371 in it's description, and the type for this argument was declared as an
  372 integer value (reminder: enumeration values in C are actually mapped to
  373 numbers, unlike languages such as Java where enumeration values are
  374 indeed a new type in the language).
  375 
  376 Limiting the range of numerical arguments
  377 ~~~~~~~~~~~~~~~~~~~~~~~~~~~~~~~~~~~~~~~~~
  378 
  379 In some cases you would like to limit the range of numerical values
  380 passed as parameters for your PDB function. For example, the width of
  381 newly created images should be limited to be at least 1 (since images
  382 with 0 width don't make sense...) and it also should be limited to some
  383 maximal width (so that it won't be bigger than the maximal size GIMP
  384 supports).
  385 
  386 We can add this sort of range limitations inside the declaration of the
  387 function, and by that we can make sure it won't be called with values
  388 out of range (GIMP will make sure the values are inside the specified
  389 range before it calls our function). To see an example, let's take look
  390 at the procedure image_new from
  391 https://gitlab.gnome.org/GNOME/gimp/tree/master/pdb/groups/image.pdb[pdb/groups/image.pdb]:
  392 
  393 [source,perl]
  394 ----
  395     @inargs = (
  396     { name => 'width', type => '1 <= int32 <= GIMP_MAX_IMAGE_SIZE',
  397       desc => 'The width of the image' },
  398     { name => 'height', type => '1 <= int32 <= GIMP_MAX_IMAGE_SIZE',
  399       desc => 'The height of the image' },
  400     { name => 'type', type => 'enum GimpImageBaseType',
  401       desc => 'The type of image' }
  402     );
  403 ----
  404 
  405 As you can see, inside the +*type*+ field of the first two parameters,
  406 we added a limitation on the range of the parameter. The lower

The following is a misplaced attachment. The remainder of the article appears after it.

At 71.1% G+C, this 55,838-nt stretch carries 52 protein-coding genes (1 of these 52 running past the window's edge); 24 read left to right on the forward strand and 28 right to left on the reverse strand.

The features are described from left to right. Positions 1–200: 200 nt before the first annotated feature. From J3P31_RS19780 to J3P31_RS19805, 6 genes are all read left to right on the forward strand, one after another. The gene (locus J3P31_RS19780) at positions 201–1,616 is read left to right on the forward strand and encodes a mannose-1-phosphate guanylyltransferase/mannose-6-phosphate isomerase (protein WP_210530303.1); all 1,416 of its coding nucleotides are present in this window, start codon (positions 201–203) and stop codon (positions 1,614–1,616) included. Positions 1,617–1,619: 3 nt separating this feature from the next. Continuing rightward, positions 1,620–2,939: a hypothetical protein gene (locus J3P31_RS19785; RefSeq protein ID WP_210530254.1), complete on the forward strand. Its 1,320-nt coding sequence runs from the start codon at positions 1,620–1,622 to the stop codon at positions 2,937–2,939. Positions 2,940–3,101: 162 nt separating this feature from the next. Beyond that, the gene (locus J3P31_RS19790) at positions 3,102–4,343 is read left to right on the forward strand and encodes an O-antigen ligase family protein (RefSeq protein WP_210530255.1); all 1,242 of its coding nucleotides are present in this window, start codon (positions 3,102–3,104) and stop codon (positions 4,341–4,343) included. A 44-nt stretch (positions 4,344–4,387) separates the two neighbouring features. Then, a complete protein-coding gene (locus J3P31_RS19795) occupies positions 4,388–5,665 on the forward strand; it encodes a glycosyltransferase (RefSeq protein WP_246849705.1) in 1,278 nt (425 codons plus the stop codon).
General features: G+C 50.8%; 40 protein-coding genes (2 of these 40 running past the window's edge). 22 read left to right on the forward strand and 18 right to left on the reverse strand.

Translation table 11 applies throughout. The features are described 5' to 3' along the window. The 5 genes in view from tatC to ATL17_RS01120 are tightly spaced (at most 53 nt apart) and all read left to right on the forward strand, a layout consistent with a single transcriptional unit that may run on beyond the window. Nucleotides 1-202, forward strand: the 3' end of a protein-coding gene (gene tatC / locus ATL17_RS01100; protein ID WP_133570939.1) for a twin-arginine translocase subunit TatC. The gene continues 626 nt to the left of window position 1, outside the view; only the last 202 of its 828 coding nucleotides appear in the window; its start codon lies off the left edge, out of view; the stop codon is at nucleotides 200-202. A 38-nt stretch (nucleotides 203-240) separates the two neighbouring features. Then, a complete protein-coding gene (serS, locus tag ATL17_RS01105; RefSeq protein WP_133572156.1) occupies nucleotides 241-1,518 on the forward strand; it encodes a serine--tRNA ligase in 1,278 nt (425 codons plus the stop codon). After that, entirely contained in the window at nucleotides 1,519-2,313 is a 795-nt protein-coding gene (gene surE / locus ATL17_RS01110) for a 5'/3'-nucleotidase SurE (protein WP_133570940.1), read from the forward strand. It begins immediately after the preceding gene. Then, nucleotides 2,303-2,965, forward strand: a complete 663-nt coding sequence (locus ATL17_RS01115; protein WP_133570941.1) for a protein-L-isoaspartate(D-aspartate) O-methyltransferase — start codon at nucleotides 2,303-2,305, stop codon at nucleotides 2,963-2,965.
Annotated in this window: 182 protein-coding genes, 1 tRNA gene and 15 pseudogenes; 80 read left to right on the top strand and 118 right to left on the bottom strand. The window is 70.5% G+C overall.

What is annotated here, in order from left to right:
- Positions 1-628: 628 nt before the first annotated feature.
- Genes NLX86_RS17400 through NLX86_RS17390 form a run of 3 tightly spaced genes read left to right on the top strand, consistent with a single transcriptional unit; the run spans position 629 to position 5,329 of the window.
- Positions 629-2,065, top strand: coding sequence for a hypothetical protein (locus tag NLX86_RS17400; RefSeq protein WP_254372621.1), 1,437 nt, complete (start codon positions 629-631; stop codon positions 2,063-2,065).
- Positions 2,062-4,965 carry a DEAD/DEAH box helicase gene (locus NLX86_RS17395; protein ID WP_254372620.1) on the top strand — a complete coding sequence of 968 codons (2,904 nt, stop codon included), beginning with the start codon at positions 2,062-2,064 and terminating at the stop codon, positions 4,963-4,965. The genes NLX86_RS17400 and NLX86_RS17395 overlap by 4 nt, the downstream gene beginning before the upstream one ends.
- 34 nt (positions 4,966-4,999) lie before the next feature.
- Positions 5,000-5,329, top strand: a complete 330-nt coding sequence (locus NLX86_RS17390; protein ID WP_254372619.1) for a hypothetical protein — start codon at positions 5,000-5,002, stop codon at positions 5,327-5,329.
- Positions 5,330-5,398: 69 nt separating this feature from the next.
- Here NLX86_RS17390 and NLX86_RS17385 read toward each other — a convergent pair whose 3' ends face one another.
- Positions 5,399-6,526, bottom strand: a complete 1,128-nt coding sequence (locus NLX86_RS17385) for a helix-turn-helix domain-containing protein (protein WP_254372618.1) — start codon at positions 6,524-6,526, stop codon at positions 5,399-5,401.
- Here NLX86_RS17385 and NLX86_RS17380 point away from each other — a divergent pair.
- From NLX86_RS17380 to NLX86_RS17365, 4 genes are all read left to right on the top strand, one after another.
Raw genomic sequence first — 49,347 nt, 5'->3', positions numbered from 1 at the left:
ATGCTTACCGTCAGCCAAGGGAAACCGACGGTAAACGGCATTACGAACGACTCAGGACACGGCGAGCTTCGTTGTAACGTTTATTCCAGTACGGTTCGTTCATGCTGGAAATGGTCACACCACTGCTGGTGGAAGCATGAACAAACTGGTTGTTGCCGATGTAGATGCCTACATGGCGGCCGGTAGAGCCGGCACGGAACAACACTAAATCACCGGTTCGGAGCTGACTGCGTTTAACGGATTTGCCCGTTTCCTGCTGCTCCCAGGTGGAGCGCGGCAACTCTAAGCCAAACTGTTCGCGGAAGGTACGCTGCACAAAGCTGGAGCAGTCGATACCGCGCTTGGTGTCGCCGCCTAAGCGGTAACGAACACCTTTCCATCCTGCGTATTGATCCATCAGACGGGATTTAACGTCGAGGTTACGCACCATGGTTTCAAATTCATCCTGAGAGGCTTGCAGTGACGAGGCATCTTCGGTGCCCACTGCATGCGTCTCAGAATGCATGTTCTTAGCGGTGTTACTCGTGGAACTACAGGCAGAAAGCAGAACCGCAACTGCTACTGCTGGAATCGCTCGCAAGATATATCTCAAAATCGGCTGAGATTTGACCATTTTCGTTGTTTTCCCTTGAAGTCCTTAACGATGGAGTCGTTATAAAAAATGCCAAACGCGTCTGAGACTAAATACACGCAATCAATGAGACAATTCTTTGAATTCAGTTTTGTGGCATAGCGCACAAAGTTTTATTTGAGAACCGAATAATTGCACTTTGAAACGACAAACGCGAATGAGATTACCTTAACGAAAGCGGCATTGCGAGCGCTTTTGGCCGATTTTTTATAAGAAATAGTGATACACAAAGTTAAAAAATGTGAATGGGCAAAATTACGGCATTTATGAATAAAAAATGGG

407 limitation is a simple number, and the upper limitation is a constant
  408 macro (+GIMP_MAX_IMAGE_SIZE+) defined in
  409 https://gitlab.gnome.org/GNOME/gimp/tree/master/libgimpbase/gimplimits.h[libgimpbase/gimplimits.h].
  410 In order to make sure this constand will indeed be defined when parsing
  411 this function, the file
  412 https://gitlab.gnome.org/GNOME/gimp/tree/master/libgimpbase/gimpbase.h[libgimpbase/gimpbase.h]
  413 (which includes
  414 https://gitlab.gnome.org/GNOME/gimp/tree/master/libgimpbase/gimplimits.h[libgimpbase/gimplimits.h])
  415 was added to the +@headers+ section of the pdb file.
  416 
  417 Now, if you take a look at the code part of this function you won't see
  418 any check that the value is indeed inside the specified range. As we
  419 said, GIMP takes care of this automatically for us so we don't need to
  420 add the check ourselves. Inside the procedure browser, this procedure
  421 would show up like this:
  422 
  423 [options="header",cols="1,1,11"]
  424 |=======================================================================
  425 |Name	|Type	|Description
  426 |width	|INT32	|The width of the image (1 \<= width \<= 262144)
  427 |height	|INT32	|The height of the image (1 \<= height \<= 262144)
  428 |type	|INT32	|The type of image { RGB (0), GRAY (1), INDEXED (2) }
  429 |=======================================================================
  430 
  431 Array arguments
  432 ~~~~~~~~~~~~~~~
  433 In some cases you will want a function which returns an array or a
  434 function which receives an array. Array arguments are specified in a